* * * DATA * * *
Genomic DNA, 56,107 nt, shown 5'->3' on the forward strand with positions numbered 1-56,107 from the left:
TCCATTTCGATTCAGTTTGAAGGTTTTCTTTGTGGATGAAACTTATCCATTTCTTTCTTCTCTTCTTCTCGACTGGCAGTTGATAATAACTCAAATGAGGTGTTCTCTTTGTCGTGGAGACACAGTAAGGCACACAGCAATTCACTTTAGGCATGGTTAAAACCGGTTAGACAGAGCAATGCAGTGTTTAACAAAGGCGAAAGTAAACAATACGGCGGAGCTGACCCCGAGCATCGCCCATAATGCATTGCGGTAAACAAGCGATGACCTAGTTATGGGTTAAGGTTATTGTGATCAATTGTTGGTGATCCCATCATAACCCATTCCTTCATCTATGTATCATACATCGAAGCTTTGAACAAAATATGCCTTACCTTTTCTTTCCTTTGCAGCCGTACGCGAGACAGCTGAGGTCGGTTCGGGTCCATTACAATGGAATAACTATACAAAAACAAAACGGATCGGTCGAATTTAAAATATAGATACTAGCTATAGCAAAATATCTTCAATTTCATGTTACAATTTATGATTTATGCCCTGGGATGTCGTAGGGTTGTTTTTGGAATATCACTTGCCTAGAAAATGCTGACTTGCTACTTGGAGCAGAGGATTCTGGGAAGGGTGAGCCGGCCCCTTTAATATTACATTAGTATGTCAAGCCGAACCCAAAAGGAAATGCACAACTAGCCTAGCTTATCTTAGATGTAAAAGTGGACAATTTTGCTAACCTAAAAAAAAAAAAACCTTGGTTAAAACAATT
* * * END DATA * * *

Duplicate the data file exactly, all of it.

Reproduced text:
Genomic DNA, 56,107 nt, shown 5'->3' on the forward strand with positions numbered 1-56,107 from the left:
TCCATTTCGATTCAGTTTGAAGGTTTTCTTTGTGGATGAAACTTATCCATTTCTTTCTTCTCTTCTTCTCGACTGGCAGTTGATAATAACTCAAATGAGGTGTTCTCTTTGTCGTGGAGACACAGTAAGGCACACAGCAATTCACTTTAGGCATGGTTAAAACCGGTTAGACAGAGCAATGCAGTGTTTAACAAAGGCGAAAGTAAACAATACGGCGGAGCTGACCCCGAGCATCGCCCATAATGCATTGCGGTAAACAAGCGATGACCTAGTTATGGGTTAAGGTTATTGTGATCAATTGTTGGTGATCCCATCATAACCCATTCCTTCATCTATGTATCATACATCGAAGCTTTGAACAAAATATGCCTTACCTTTTCTTTCCTTTGCAGCCGTACGCGAGACAGCTGAGGTCGGTTCGGGTCCATTACAATGGAATAACTATACAAAAACAAAACGGATCGGTCGAATTTAAAATATAGATACTAGCTATAGCAAAATATCTTCAATTTCATGTTACAATTTATGATTTATGCCCTGGGATGTCGTAGGGTTGTTTTTGGAATATCACTTGCCTAGAAAATGCTGACTTGCTACTTGGAGCAGAGGATTCTGGGAAGGGTGAGCCGGCCCCTTTAATATTACATTAGTATGTCAAGCCGAACCCAAAAGGAAATGCACAACTAGCCTAGCTTATCTTAGATGTAAAAGTGGACAATTTTGCTAACCTAAAAAAAAAAAAACCTTGGTTAAAACAATT